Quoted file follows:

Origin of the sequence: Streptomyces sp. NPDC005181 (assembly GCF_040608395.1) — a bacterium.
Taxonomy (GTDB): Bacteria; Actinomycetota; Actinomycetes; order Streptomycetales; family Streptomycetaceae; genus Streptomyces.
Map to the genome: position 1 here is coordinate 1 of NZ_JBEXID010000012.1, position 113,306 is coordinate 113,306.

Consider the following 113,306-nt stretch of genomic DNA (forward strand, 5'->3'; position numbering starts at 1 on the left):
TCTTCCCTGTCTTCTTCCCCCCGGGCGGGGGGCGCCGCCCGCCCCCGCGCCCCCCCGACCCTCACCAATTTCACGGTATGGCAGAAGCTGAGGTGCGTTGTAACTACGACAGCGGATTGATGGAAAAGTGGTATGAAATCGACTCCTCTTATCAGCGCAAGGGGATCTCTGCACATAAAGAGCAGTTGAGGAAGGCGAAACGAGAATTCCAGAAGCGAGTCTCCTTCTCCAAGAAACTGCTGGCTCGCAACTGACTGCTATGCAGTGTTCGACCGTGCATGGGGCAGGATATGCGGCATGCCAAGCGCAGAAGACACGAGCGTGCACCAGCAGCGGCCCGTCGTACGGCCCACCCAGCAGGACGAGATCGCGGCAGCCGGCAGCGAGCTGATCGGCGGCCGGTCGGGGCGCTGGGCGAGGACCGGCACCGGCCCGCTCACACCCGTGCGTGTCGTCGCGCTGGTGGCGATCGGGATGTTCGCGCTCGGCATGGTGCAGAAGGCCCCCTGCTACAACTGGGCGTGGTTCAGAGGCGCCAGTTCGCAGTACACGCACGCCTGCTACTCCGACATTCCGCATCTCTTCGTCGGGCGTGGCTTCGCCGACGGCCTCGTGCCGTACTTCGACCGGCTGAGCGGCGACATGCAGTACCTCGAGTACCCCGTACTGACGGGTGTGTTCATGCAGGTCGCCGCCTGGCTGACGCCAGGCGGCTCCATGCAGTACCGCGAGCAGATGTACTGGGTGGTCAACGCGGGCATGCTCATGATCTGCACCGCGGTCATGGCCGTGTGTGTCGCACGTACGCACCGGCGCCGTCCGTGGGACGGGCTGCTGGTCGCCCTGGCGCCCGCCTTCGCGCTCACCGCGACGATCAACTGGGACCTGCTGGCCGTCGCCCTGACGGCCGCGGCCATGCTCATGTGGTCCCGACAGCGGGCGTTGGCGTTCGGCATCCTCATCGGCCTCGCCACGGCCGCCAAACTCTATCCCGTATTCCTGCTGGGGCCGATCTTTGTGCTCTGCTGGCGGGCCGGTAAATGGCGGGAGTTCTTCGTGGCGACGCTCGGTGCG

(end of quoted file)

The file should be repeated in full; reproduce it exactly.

Origin of the sequence: Streptomyces sp. NPDC005181 (assembly GCF_040608395.1) — a bacterium.
Taxonomy (GTDB): Bacteria; Actinomycetota; Actinomycetes; order Streptomycetales; family Streptomycetaceae; genus Streptomyces.
Map to the genome: position 1 here is coordinate 1 of NZ_JBEXID010000012.1, position 113,306 is coordinate 113,306.

Consider the following 113,306-nt stretch of genomic DNA (forward strand, 5'->3'; position numbering starts at 1 on the left):
TCTTCCCTGTCTTCTTCCCCCCGGGCGGGGGGCGCCGCCCGCCCCCGCGCCCCCCCGACCCTCACCAATTTCACGGTATGGCAGAAGCTGAGGTGCGTTGTAACTACGACAGCGGATTGATGGAAAAGTGGTATGAAATCGACTCCTCTTATCAGCGCAAGGGGATCTCTGCACATAAAGAGCAGTTGAGGAAGGCGAAACGAGAATTCCAGAAGCGAGTCTCCTTCTCCAAGAAACTGCTGGCTCGCAACTGACTGCTATGCAGTGTTCGACCGTGCATGGGGCAGGATATGCGGCATGCCAAGCGCAGAAGACACGAGCGTGCACCAGCAGCGGCCCGTCGTACGGCCCACCCAGCAGGACGAGATCGCGGCAGCCGGCAGCGAGCTGATCGGCGGCCGGTCGGGGCGCTGGGCGAGGACCGGCACCGGCCCGCTCACACCCGTGCGTGTCGTCGCGCTGGTGGCGATCGGGATGTTCGCGCTCGGCATGGTGCAGAAGGCCCCCTGCTACAACTGGGCGTGGTTCAGAGGCGCCAGTTCGCAGTACACGCACGCCTGCTACTCCGACATTCCGCATCTCTTCGTCGGGCGTGGCTTCGCCGACGGCCTCGTGCCGTACTTCGACCGGCTGAGCGGCGACATGCAGTACCTCGAGTACCCCGTACTGACGGGTGTGTTCATGCAGGTCGCCGCCTGGCTGACGCCAGGCGGCTCCATGCAGTACCGCGAGCAGATGTACTGGGTGGTCAACGCGGGCATGCTCATGATCTGCACCGCGGTCATGGCCGTGTGTGTCGCACGTACGCACCGGCGCCGTCCGTGGGACGGGCTGCTGGTCGCCCTGGCGCCCGCCTTCGCGCTCACCGCGACGATCAACTGGGACCTGCTGGCCGTCGCCCTGACGGCCGCGGCCATGCTCATGTGGTCCCGACAGCGGGCGTTGGCGTTCGGCATCCTCATCGGCCTCGCCACGGCCGCCAAACTCTATCCCGTATTCCTGCTGGGGCCGATCTTTGTGCTCTGCTGGCGGGCCGGTAAATGGCGGGAGTTCTTCGTGGCGACGCTCGGTGCG